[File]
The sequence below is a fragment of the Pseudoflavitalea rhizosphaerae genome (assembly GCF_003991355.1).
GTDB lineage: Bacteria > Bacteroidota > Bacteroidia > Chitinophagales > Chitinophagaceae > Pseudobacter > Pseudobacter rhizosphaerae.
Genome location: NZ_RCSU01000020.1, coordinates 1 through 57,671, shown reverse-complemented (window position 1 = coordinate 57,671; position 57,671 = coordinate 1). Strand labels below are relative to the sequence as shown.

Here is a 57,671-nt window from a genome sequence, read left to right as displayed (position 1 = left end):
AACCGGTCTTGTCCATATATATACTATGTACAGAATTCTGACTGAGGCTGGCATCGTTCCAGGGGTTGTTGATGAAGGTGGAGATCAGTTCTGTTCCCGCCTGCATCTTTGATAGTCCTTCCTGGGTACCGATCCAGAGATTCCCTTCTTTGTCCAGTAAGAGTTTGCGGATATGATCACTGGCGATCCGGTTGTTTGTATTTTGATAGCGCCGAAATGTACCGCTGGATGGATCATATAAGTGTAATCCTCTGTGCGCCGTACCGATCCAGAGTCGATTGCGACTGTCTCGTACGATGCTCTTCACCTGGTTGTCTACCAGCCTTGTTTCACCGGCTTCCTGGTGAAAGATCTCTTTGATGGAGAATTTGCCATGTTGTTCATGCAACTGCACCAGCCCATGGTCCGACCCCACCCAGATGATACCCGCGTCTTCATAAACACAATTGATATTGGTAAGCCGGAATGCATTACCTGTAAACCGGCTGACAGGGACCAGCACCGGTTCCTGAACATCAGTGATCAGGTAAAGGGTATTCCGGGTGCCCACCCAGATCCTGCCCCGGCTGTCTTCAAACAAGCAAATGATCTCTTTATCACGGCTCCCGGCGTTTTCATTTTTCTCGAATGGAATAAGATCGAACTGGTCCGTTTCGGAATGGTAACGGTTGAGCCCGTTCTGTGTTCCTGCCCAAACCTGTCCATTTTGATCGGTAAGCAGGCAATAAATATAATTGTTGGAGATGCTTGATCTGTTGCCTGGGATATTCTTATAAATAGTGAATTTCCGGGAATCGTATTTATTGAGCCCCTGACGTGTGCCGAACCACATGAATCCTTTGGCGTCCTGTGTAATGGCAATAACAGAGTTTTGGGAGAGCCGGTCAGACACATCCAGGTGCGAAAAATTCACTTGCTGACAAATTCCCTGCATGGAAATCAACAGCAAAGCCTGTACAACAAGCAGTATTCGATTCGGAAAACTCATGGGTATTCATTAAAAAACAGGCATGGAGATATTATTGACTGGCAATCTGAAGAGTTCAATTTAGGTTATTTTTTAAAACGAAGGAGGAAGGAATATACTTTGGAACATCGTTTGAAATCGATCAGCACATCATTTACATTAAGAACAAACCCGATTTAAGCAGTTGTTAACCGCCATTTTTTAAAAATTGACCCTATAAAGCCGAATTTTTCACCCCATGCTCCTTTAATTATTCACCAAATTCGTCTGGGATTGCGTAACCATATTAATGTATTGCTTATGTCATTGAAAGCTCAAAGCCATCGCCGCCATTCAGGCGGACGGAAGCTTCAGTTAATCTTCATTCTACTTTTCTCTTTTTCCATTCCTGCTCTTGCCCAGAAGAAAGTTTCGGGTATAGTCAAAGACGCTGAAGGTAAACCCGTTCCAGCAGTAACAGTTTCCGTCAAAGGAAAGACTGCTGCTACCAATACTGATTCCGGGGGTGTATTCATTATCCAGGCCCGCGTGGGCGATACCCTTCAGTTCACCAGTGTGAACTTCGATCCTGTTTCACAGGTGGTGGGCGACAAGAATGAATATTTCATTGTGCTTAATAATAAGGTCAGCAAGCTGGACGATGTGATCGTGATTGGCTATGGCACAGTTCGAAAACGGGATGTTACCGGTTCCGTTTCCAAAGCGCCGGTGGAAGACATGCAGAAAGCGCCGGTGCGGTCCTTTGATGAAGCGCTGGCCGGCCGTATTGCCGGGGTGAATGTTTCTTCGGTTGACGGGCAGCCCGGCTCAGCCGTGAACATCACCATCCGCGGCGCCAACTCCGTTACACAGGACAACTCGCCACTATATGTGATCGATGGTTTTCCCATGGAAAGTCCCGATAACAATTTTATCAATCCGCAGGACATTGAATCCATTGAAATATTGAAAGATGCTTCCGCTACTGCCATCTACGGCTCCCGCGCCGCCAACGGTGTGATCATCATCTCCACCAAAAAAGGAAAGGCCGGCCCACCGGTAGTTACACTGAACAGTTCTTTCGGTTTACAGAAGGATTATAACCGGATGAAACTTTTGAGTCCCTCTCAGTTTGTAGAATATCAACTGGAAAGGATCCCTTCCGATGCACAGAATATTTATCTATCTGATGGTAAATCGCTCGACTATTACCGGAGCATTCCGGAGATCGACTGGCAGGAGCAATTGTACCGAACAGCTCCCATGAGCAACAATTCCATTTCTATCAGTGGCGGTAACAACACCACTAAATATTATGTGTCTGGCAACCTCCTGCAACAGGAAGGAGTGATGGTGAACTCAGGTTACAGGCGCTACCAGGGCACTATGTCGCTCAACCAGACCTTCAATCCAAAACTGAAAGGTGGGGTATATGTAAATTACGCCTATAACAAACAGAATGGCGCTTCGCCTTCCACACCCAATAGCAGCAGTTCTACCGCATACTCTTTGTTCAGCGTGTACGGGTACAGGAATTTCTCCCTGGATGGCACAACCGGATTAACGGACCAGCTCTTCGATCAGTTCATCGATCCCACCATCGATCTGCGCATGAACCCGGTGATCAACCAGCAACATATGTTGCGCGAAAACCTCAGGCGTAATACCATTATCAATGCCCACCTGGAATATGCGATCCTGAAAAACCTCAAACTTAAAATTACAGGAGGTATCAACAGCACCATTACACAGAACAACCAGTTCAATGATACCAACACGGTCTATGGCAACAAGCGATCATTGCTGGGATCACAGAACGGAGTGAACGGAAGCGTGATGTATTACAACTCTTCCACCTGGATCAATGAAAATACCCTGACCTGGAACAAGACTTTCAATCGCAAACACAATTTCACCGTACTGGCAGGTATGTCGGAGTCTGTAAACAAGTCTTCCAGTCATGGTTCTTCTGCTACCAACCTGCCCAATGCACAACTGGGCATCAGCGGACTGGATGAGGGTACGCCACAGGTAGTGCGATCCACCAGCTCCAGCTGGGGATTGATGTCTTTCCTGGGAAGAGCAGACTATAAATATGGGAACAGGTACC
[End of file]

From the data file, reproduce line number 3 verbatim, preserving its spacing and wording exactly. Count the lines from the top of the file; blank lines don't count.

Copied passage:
Genome location: NZ_RCSU01000020.1, coordinates 1 through 57,671, shown reverse-complemented (window position 1 = coordinate 57,671; position 57,671 = coordinate 1). Strand labels below are relative to the sequence as shown.